By Tyler Durden
The much anticipated headline is out and, as Bloomberg reports, OPEC has reached a deal agreeing to cut oil production by 1.2 million barrels per day to 32.5mmbpd from the current level of 33.6mmbpd, according to a delegate. This would be OPEC’s first production cut since 2008.
- OPEC REACHES AGREEMENT TO CUT OIL OUTPUT: DELEGATE
- OPEC AGREES TO CUT OUTPUT BY 1.2M B/D TO 32.5M B/D: DELEGATE
Saudi Arabia, Iraq and Iran appear to have resolved their differences over production cuts for the time being, with the Saudis accepting that Iran can raise production to about 3.9 million barrels a day. Still it appears some last minute glitches remains:
- OPEC MINISTERS STILL DEBATING DETAILS OF OIL OUTPUT CUT PROPOSAL FOR SOME COUNTRIES INCLUDING IRAQ – SOURCES. RTRS.
- IRAQ PM BEING CONSULTED BY OIL MINISTER ON PROPOSED OPEC OUTPUT CUT – OPEC SOURCE. RTRS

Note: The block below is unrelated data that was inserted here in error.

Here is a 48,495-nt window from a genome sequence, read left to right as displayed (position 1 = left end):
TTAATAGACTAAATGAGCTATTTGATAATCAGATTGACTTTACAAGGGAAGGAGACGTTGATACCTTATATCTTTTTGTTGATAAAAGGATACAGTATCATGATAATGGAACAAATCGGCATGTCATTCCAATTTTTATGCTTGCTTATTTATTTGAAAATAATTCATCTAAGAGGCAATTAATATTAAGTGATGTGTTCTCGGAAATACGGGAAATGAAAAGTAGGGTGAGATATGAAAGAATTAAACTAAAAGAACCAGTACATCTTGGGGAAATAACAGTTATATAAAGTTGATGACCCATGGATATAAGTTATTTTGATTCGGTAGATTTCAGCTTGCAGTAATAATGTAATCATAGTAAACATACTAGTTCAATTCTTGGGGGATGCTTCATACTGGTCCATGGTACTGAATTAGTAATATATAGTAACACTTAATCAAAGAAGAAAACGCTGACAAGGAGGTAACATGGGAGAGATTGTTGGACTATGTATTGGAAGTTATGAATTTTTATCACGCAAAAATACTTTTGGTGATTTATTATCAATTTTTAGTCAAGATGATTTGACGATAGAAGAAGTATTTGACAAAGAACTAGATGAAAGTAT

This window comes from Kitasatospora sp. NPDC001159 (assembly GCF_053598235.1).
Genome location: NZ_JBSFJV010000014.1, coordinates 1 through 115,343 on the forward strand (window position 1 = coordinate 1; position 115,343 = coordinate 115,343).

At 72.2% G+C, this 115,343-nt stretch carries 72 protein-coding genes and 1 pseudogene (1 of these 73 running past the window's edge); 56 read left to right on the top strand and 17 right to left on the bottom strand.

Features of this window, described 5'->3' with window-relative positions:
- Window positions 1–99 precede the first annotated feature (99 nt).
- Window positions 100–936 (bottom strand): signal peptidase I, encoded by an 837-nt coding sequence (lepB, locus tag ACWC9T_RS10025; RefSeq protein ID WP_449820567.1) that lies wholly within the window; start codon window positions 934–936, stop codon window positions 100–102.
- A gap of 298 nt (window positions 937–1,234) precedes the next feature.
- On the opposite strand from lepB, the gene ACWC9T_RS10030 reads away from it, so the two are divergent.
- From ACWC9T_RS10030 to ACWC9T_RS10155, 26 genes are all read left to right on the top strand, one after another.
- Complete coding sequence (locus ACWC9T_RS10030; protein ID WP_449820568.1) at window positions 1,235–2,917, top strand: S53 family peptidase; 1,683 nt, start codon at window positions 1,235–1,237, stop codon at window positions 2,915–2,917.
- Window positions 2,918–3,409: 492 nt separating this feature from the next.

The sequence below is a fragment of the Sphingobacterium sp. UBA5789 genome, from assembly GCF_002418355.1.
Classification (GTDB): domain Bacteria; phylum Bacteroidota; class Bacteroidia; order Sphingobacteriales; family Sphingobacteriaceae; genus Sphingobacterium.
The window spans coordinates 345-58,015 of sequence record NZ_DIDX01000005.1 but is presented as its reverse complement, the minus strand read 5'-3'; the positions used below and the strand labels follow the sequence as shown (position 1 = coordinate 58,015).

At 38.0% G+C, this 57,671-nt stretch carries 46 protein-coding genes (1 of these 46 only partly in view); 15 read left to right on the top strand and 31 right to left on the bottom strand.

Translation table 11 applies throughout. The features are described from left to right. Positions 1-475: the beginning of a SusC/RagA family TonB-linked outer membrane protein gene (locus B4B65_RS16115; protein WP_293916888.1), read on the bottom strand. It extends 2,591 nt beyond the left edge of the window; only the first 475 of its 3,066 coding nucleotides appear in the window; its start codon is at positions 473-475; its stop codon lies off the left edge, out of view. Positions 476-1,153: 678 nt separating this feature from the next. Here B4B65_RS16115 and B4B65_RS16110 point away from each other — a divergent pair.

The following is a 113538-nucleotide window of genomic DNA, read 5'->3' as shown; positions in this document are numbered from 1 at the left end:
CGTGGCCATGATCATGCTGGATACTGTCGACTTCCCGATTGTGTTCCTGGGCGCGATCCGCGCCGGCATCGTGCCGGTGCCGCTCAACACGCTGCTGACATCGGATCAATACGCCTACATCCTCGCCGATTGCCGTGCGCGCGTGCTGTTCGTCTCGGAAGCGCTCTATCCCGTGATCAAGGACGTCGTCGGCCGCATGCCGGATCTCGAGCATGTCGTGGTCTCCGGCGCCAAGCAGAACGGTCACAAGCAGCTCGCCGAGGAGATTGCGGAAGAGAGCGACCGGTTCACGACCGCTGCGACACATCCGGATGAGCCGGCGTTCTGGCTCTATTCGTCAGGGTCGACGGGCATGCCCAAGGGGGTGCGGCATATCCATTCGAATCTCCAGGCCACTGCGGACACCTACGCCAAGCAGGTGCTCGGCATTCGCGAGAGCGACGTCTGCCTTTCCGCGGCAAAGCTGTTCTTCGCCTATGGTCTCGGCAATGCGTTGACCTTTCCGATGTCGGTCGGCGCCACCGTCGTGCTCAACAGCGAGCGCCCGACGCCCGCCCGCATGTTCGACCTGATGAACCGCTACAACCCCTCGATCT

According to other local reports, OPEC won’t wait for non OPEC to cut OOTT, and the deal goes effective in January and it’s for 6 months and can be extended.
In a potential twist, however, the agreement is also likely to include a reduction of about 600,000 barrels a day by non-OPEC countries according to Bloomberg. This means that there is an element of conditionality to the deal should Non-OPEC nations balk when they sit down with OPEC members next to discuss the final deal framework.
Some early skepticism to the deal has emerged from Commerzbank, whose analyst Carsten Fritsch notes that OPEC’s decision to cut production for the first time in 8 years is pushing prices higher, although the full impact on the market will depend on how the cuts are divided among member states. “Prices reacted positively but the devil is in the detail,” Fritsch said. “We have to wait for a country breakdown and whether it’s reliable or not.” Says the initial price reaction may have been muted as even higher numbers circulated in the market. Doesn’t expect to see a meaningful production cut from non- OPEC states.
We now await the details of who will cut and by how much, how will the production cuts be implemented and supervised, and whether the deal is conditional on Non-OPEC, mostly Russia, participation. Having soared over 7% in advance of the announcement, crude remained near its highs of the day. The front-month Brent contract also resumes climb, trading $3.55 higher at $49.93.